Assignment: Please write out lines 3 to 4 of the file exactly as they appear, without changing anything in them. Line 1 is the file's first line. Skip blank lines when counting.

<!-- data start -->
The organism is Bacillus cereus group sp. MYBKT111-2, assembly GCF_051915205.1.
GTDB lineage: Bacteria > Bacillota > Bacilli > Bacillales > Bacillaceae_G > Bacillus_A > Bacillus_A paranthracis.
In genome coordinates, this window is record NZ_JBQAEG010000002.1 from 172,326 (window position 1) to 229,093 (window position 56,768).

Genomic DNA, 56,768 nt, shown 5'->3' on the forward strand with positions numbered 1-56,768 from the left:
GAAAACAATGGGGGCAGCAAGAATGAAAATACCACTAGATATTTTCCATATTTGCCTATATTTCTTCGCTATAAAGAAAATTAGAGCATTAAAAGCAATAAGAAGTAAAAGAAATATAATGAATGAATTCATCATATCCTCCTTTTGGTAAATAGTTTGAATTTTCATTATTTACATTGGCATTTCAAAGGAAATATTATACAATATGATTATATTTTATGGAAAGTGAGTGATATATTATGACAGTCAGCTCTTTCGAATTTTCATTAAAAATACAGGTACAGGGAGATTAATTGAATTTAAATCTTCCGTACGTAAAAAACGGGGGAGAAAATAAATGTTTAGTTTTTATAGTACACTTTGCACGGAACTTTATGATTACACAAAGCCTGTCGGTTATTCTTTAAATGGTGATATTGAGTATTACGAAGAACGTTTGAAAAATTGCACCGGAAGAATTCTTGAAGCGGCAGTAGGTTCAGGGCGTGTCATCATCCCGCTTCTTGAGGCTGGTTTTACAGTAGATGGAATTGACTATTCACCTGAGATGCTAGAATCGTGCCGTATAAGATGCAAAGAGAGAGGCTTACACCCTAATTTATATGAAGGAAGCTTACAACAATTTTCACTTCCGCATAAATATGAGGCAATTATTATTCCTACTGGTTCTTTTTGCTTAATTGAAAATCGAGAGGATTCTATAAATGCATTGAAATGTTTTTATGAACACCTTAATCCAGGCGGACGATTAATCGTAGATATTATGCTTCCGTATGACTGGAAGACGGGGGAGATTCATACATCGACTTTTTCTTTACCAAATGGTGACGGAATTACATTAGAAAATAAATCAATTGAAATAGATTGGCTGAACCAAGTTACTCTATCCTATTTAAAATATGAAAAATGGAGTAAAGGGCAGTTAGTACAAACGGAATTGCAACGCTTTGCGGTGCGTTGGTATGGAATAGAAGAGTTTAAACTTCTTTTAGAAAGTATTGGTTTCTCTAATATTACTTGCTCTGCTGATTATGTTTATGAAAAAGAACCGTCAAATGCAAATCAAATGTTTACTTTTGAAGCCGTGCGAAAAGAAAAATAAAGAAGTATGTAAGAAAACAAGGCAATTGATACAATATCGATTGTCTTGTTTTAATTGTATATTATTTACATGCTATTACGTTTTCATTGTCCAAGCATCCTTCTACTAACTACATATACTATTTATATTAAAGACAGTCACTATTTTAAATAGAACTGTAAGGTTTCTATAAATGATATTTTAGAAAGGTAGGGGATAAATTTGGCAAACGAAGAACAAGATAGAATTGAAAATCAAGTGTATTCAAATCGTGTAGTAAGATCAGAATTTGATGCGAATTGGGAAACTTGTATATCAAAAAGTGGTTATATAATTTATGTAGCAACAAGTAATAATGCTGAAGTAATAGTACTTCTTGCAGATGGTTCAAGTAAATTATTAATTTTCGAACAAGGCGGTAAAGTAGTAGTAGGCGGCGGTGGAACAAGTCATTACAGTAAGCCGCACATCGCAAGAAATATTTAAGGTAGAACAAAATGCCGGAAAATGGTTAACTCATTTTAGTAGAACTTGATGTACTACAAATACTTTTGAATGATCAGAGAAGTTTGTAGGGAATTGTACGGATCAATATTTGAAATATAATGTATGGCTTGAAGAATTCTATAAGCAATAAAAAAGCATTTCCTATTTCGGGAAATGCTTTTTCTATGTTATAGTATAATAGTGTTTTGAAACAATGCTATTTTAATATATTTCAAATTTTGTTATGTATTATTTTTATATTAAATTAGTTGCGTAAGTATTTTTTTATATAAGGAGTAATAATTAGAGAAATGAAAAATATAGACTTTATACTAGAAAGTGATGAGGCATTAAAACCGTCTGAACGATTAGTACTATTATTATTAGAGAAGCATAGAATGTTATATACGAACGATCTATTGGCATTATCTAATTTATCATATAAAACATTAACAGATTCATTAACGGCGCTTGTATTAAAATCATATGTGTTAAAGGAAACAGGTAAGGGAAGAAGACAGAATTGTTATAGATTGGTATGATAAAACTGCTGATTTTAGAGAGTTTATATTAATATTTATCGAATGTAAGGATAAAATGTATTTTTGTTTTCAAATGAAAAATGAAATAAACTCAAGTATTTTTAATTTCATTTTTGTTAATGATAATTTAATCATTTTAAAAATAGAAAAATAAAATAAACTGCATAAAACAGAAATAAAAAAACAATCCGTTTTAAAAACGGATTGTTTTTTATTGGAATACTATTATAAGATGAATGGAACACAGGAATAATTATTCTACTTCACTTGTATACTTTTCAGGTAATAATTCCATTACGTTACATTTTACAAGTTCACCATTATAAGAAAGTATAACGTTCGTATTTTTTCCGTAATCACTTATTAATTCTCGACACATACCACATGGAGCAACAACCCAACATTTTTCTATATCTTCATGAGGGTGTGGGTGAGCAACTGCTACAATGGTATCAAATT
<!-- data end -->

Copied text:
In genome coordinates, this window is record NZ_JBQAEG010000002.1 from 172,326 (window position 1) to 229,093 (window position 56,768).

Genomic DNA, 56,768 nt, shown 5'->3' on the forward strand with positions numbered 1-56,768 from the left: